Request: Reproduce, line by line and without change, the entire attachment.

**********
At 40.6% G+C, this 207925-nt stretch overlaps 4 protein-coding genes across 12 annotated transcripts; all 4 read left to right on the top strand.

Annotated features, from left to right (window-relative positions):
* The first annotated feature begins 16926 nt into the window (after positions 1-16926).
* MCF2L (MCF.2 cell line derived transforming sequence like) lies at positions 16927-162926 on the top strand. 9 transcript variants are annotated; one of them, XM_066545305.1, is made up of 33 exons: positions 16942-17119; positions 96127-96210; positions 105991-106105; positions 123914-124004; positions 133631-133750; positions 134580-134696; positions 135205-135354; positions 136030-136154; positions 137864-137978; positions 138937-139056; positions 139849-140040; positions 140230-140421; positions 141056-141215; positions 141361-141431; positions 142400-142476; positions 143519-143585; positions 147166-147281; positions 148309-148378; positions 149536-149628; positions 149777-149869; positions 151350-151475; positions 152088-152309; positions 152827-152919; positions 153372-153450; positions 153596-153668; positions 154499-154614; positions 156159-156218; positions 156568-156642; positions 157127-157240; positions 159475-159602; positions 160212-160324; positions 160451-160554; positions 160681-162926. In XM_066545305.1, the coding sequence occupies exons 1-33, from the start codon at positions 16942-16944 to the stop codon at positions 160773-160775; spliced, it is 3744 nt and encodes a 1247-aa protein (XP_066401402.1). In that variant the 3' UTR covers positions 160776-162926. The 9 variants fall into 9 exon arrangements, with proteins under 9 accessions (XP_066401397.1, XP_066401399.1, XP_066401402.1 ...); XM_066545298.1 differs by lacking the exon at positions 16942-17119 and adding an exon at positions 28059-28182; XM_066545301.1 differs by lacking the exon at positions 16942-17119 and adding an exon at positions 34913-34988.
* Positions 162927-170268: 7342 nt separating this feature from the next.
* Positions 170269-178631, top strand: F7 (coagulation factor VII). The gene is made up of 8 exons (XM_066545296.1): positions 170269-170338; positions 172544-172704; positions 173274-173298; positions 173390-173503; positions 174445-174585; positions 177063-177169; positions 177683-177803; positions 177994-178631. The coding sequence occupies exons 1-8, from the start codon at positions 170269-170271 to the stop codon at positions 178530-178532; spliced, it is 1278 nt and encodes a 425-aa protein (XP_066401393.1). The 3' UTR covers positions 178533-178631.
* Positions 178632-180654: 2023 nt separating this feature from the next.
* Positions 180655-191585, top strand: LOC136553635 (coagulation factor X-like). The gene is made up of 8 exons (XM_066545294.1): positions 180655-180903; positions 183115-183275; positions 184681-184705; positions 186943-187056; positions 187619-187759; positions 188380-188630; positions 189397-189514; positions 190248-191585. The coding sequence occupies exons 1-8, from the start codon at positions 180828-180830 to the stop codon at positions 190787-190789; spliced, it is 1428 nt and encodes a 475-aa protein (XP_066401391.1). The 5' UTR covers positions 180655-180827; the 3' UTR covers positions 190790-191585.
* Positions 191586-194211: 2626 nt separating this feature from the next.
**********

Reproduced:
At 40.6% G+C, this 207925-nt stretch overlaps 4 protein-coding genes across 12 annotated transcripts; all 4 read left to right on the top strand.

Annotated features, from left to right (window-relative positions):
* The first annotated feature begins 16926 nt into the window (after positions 1-16926).
* MCF2L (MCF.2 cell line derived transforming sequence like) lies at positions 16927-162926 on the top strand. 9 transcript variants are annotated; one of them, XM_066545305.1, is made up of 33 exons: positions 16942-17119; positions 96127-96210; positions 105991-106105; positions 123914-124004; positions 133631-133750; positions 134580-134696; positions 135205-135354; positions 136030-136154; positions 137864-137978; positions 138937-139056; positions 139849-140040; positions 140230-140421; positions 141056-141215; positions 141361-141431; positions 142400-142476; positions 143519-143585; positions 147166-147281; positions 148309-148378; positions 149536-149628; positions 149777-149869; positions 151350-151475; positions 152088-152309; positions 152827-152919; positions 153372-153450; positions 153596-153668; positions 154499-154614; positions 156159-156218; positions 156568-156642; positions 157127-157240; positions 159475-159602; positions 160212-160324; positions 160451-160554; positions 160681-162926. In XM_066545305.1, the coding sequence occupies exons 1-33, from the start codon at positions 16942-16944 to the stop codon at positions 160773-160775; spliced, it is 3744 nt and encodes a 1247-aa protein (XP_066401402.1). In that variant the 3' UTR covers positions 160776-162926. The 9 variants fall into 9 exon arrangements, with proteins under 9 accessions (XP_066401397.1, XP_066401399.1, XP_066401402.1 ...); XM_066545298.1 differs by lacking the exon at positions 16942-17119 and adding an exon at positions 28059-28182; XM_066545301.1 differs by lacking the exon at positions 16942-17119 and adding an exon at positions 34913-34988.
* Positions 162927-170268: 7342 nt separating this feature from the next.
* Positions 170269-178631, top strand: F7 (coagulation factor VII). The gene is made up of 8 exons (XM_066545296.1): positions 170269-170338; positions 172544-172704; positions 173274-173298; positions 173390-173503; positions 174445-174585; positions 177063-177169; positions 177683-177803; positions 177994-178631. The coding sequence occupies exons 1-8, from the start codon at positions 170269-170271 to the stop codon at positions 178530-178532; spliced, it is 1278 nt and encodes a 425-aa protein (XP_066401393.1). The 3' UTR covers positions 178533-178631.
* Positions 178632-180654: 2023 nt separating this feature from the next.
* Positions 180655-191585, top strand: LOC136553635 (coagulation factor X-like). The gene is made up of 8 exons (XM_066545294.1): positions 180655-180903; positions 183115-183275; positions 184681-184705; positions 186943-187056; positions 187619-187759; positions 188380-188630; positions 189397-189514; positions 190248-191585. The coding sequence occupies exons 1-8, from the start codon at positions 180828-180830 to the stop codon at positions 190787-190789; spliced, it is 1428 nt and encodes a 475-aa protein (XP_066401391.1). The 5' UTR covers positions 180655-180827; the 3' UTR covers positions 190790-191585.
* Positions 191586-194211: 2626 nt separating this feature from the next.